It is known that glucocorticoids (GCs) therapy is the treatment of choice for patients with idiopathic nephrotic syndrome (INS); however some patients fail to respond to the treatment even when given high-dose GCs. For those patients, the treatment should be bolstered by synergising GCs with other immunosuppressant .
Although biochemical alterations and clinical manifestations in most nephrotic patients seem to be quite similar, substantial differences are encountered regarding the course of disease. Relapses of proteinuria are experienced in approximately 60% to 80% of steroid-sensitive nephrotic syndrome patients and despite initial complete remission some remain steroid dependent or become steroid-resistant .
The lack of response to corticosteroids has been explained by several mechanisms. This may be ascribed to overwhelming disease severity, poor compliance, abnormalities in glucocorticoid metabolism or poor absorption, especially in patients with NS, who often develop heavy proteinuria and Hypoalbuminaemia, and, finally, by GCs resistance due to a GCR or postreceptor abnormality. GCR was incriminated in worsening the response to steroids earlier [3,4], but inadequate response to these agents, either due to inherited target tissue defective response or acquired impaired responsiveness is often reported by the clinicians in a number of patients .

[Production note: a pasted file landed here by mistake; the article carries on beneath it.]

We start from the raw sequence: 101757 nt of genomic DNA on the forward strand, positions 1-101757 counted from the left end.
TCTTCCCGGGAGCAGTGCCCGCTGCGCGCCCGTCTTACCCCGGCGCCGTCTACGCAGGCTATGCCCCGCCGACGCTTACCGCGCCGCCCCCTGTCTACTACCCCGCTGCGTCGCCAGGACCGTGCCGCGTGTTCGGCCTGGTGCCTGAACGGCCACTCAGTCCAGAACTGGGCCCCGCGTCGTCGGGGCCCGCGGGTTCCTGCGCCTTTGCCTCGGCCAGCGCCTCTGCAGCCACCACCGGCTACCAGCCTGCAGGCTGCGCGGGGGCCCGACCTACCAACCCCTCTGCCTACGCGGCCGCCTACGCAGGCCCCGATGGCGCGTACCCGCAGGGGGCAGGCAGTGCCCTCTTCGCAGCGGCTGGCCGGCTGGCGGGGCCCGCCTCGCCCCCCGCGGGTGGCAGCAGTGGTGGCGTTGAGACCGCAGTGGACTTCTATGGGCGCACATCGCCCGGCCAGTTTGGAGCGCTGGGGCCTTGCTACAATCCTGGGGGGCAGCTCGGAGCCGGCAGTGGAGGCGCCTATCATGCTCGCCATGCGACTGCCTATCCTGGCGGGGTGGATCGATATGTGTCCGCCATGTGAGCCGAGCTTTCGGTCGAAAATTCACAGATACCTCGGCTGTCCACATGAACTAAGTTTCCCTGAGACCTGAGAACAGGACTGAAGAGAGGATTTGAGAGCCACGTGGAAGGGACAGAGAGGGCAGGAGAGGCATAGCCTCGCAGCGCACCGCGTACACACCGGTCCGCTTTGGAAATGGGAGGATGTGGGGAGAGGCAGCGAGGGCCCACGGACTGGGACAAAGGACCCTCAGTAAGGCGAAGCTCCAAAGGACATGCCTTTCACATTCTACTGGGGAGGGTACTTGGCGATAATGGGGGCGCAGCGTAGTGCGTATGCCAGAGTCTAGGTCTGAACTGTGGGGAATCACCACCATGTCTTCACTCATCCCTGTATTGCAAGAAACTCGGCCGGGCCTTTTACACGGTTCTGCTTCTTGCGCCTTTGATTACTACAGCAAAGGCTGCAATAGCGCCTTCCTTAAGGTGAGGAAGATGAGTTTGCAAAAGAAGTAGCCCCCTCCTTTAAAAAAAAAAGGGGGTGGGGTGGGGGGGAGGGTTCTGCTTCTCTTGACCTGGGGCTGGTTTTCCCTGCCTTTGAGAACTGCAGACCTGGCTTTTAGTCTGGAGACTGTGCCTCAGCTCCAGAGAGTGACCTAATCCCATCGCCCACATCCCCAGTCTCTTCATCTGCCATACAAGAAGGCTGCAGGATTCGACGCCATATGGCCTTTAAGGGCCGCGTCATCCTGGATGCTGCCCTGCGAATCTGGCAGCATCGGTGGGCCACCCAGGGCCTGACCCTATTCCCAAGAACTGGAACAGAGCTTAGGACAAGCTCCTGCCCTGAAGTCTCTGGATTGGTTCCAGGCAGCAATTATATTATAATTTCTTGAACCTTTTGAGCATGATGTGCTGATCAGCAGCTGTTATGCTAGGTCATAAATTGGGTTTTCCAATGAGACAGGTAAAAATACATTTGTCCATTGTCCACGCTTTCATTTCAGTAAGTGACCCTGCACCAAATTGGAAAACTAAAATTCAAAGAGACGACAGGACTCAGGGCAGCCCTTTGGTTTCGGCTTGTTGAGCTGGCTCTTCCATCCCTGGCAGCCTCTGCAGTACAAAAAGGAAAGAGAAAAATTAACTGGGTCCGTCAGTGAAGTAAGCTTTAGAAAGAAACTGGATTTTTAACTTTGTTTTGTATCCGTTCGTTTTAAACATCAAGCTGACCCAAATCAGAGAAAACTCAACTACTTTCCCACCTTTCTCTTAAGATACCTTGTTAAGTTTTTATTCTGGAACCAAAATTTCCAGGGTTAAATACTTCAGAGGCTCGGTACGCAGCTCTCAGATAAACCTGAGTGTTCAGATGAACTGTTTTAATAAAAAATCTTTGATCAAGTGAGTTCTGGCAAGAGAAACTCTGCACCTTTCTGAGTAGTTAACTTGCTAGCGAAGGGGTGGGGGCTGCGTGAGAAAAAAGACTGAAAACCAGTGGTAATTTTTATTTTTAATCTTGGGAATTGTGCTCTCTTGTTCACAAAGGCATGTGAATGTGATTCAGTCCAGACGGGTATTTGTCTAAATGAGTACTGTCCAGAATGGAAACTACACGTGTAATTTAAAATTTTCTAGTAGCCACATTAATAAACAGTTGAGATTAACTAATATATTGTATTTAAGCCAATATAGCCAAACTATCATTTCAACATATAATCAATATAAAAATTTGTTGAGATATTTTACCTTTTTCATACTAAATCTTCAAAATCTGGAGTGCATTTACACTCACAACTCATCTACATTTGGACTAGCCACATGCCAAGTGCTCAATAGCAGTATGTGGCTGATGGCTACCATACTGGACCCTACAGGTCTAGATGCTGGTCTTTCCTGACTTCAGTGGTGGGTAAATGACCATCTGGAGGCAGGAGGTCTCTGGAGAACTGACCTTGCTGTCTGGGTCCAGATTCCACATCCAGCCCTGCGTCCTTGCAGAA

If clinical response was predicted before therapy, synergised treatment might be performed at the beginning of the treatment to avoid side effects of chronic high-dose hormone therapy, which could improve the individual response to GC therapy and benefit more patients. Glucocorticoid receptor (GCR) seems to be related to the pathogenesis of steroid resistance .
Thus, we hypothesized that detection of GCR expression by a suitable method before treatment might be beneficial to predict steroid response.
To investigate whether steroid responsiveness is dependent on the amount of T lymphocytes (CD3+) expression of GCR, we compared the expression of GCR by lymphocytes obtained from MCD patients according to the response to glucocorticoids. Further, we analyzed the correlations between the time interval from the start of glucocorticoid therapy to complete remission (CR) and the of T lymphocytes (CD3+) expression of GCR.
Patients and methods:
This case control study was conducted in the nephrology unit in Madinah Maternity and Children Hospital (MMCH) from February 2009-Junuary 2011. During this period 60 children in the age group 2-10 years with new-onset steroid sensitive nephrotic syndrome (SSNS) were prospectively studied at presentation and without knowledge of their subsequent steroid responsiveness. Nephrotic syndrome was defined as the presence of edema, proteinuria of at least 2.0 g/24 hours or urine protein: creatinine ratio of at least 2.0 and hypoalbuminemia (<2.0 g/dL). Steroid...